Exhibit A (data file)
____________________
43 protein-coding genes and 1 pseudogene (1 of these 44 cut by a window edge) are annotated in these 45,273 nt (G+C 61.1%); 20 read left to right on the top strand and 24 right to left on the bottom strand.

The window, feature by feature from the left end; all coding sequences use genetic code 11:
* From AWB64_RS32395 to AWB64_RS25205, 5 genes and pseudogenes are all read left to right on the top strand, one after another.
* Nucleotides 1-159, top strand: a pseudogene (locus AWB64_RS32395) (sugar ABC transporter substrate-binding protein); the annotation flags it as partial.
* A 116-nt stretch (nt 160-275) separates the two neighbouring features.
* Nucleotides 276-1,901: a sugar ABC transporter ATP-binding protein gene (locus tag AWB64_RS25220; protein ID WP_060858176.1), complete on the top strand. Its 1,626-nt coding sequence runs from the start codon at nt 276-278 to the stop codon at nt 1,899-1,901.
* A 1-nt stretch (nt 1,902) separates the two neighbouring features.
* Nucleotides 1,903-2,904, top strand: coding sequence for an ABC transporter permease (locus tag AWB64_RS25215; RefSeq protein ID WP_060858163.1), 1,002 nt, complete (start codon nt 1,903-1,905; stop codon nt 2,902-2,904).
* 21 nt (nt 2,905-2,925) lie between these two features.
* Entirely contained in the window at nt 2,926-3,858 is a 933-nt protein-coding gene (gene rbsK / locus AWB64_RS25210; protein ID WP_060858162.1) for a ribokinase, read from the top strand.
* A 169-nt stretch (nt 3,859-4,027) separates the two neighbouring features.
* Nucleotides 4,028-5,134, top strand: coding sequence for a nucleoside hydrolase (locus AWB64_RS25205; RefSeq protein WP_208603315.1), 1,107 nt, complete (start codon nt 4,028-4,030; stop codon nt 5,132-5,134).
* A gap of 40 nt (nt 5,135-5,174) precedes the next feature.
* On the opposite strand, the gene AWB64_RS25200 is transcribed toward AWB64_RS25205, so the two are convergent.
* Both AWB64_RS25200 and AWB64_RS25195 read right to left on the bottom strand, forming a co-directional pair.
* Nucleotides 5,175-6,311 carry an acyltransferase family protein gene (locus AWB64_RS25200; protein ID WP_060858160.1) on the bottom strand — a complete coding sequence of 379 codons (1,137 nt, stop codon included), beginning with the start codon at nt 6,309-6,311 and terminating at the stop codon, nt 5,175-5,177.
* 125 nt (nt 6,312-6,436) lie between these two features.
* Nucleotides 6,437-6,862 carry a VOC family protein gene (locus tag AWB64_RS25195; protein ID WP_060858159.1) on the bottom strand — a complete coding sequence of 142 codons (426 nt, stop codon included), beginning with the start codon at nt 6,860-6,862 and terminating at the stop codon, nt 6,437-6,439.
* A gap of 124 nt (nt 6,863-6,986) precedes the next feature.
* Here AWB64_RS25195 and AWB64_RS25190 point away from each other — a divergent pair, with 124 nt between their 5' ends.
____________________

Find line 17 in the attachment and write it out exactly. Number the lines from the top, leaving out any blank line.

* 125 nt (nt 6,312-6,436) lie between these two features.